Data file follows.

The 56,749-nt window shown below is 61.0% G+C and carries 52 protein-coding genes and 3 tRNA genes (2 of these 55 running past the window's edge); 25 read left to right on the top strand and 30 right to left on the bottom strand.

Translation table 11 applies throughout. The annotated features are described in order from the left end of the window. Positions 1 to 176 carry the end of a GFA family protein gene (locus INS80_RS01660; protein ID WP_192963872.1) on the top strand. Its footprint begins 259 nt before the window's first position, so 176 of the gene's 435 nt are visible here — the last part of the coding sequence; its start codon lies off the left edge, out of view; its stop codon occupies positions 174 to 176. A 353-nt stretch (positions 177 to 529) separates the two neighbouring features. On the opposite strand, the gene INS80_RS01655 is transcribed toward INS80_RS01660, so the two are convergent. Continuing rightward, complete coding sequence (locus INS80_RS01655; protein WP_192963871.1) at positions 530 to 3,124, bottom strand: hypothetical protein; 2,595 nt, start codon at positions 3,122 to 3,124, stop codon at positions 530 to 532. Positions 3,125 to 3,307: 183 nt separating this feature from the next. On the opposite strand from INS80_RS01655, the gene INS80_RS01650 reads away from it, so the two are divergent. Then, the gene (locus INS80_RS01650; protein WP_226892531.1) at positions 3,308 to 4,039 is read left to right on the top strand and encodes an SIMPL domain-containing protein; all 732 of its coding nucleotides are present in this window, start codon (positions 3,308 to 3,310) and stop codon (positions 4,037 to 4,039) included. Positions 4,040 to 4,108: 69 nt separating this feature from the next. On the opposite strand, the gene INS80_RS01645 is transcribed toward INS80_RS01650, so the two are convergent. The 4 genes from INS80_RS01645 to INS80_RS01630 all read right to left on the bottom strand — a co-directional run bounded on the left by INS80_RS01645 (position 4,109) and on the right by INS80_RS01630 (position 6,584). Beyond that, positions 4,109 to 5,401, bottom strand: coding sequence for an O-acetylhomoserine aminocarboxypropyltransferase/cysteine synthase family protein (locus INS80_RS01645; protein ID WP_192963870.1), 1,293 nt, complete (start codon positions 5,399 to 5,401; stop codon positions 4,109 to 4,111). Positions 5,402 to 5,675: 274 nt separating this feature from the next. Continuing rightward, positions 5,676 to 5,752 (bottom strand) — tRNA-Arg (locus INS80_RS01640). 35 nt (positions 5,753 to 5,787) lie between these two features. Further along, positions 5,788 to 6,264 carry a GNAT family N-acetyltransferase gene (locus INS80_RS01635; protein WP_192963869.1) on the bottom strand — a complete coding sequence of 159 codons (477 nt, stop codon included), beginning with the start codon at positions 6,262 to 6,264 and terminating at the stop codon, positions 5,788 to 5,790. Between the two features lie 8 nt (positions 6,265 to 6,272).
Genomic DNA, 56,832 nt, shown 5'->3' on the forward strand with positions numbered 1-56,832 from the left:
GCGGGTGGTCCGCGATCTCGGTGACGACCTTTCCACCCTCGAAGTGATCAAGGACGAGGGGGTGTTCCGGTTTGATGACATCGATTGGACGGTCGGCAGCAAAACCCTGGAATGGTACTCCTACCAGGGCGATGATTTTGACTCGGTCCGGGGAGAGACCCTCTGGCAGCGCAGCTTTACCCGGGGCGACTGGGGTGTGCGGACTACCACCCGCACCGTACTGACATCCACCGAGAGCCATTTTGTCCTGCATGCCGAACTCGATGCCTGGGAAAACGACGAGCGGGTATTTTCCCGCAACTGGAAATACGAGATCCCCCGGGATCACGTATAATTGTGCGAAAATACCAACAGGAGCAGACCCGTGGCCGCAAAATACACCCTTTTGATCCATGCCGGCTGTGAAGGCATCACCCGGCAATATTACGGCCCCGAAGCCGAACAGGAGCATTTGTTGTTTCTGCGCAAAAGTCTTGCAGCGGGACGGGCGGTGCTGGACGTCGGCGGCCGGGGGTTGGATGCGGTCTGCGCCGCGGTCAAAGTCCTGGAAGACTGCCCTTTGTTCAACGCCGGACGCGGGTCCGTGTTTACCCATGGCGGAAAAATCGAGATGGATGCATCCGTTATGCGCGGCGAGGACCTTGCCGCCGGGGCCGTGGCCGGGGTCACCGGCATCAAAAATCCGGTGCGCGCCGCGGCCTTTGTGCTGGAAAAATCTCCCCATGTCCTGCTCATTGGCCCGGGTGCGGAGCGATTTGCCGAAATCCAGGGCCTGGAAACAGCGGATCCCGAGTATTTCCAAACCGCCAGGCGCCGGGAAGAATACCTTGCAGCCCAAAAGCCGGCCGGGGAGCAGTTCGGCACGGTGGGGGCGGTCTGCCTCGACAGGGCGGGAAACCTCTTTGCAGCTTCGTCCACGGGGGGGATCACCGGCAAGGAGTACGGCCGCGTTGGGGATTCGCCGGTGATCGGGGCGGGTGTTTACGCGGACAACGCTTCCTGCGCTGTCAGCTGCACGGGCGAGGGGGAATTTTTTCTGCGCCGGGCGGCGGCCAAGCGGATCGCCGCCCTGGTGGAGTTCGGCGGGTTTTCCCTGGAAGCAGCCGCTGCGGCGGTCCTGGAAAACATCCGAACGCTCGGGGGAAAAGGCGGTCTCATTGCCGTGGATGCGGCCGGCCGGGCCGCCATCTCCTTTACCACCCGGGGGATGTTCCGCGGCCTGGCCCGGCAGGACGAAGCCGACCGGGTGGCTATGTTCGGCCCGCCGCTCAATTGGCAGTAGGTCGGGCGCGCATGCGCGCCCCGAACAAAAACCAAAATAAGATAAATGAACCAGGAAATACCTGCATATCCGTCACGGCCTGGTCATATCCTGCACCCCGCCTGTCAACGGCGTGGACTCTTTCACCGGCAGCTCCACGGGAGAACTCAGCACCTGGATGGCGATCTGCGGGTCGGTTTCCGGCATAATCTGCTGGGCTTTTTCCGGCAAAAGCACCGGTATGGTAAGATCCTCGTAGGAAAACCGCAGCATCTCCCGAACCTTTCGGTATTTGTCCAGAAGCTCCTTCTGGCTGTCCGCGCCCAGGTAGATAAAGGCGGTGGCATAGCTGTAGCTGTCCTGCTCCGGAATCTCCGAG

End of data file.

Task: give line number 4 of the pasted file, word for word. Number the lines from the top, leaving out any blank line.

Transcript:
GCGGGTGGTCCGCGATCTCGGTGACGACCTTTCCACCCTCGAAGTGATCAAGGACGAGGGGGTGTTCCGGTTTGATGACATCGATTGGACGGTCGGCAGCAAAACCCTGGAATGGTACTCCTACCAGGGCGATGATTTTGACTCGGTCCGGGGAGAGACCCTCTGGCAGCGCAGCTTTACCCGGGGCGACTGGGGTGTGCGGACTACCACCCGCACCGTACTGACATCCACCGAGAGCCATTTTGTCCTGCATGCCGAACTCGATGCCTGGGAAAACGACGAGCGGGTATTTTCCCGCAACTGGAAATACGAGATCCCCCGGGATCACGTATAATTGTGCGAAAATACCAACAGGAGCAGACCCGTGGCCGCAAAATACACCCTTTTGATCCATGCCGGCTGTGAAGGCATCACCCGGCAATATTACGGCCCCGAAGCCGAACAGGAGCATTTGTTGTTTCTGCGCAAAAGTCTTGCAGCGGGACGGGCGGTGCTGGACGTCGGCGGCCGGGGGTTGGATGCGGTCTGCGCCGCGGTCAAAGTCCTGGAAGACTGCCCTTTGTTCAACGCCGGACGCGGGTCCGTGTTTACCCATGGCGGAAAAATCGAGATGGATGCATCCGTTATGCGCGGCGAGGACCTTGCCGCCGGGGCCGTGGCCGGGGTCACCGGCATCAAAAATCCGGTGCGCGCCGCGGCCTTTGTGCTGGAAAAATCTCCCCATGTCCTGCTCATTGGCCCGGGTGCGGAGCGATTTGCCGAAATCCAGGGCCTGGAAACAGCGGATCCCGAGTATTTCCAAACCGCCAGGCGCCGGGAAGAATACCTTGCAGCCCAAAAGCCGGCCGGGGAGCAGTTCGGCACGGTGGGGGCGGTCTGCCTCGACAGGGCGGGAAACCTCTTTGCAGCTTCGTCCACGGGGGGGATCACCGGCAAGGAGTACGGCCGCGTTGGGGATTCGCCGGTGATCGGGGCGGGTGTTTACGCGGACAACGCTTCCTGCGCTGTCAGCTGCACGGGCGAGGGGGAATTTTTTCTGCGCCGGGCGGCGGCCAAGCGGATCGCCGCCCTGGTGGAGTTCGGCGGGTTTTCCCTGGAAGCAGCCGCTGCGGCGGTCCTGGAAAACATCCGAACGCTCGGGGGAAAAGGCGGTCTCATTGCCGTGGATGCGGCCGGCCGGGCCGCCATCTCCTTTACCACCCGGGGGATGTTCCGCGGCCTGGCCCGGCAGGACGAAGCCGACCGGGTGGCTATGTTCGGCCCGCCGCTCAATTGGCAGTAGGTCGGGCGCGCATGCGCGCCCCGAACAAAAACCAAAATAAGATAAATGAACCAGGAAATACCTGCATATCCGTCACGGCCTGGTCATATCCTGCACCCCGCCTGTCAACGGCGTGGACTCTTTCACCGGCAGCTCCACGGGAGAACTCAGCACCTGGATGGCGATCTGCGGGTCGGTTTCCGGCATAATCTGCTGGGCTTTTTCCGGCAAAAGCACCGGTATGGTAAGATCCTCGTAGGAAAACCGCAGCATCTCCCGAACCTTTCGGTATTTGTCCAGAAGCTCCTTCTGGCTGTCCGCGCCCAGGTAGATAAAGGCGGTGGCATAGCTGTAGCTGTCCTGCTCCGGAATCTCCGAG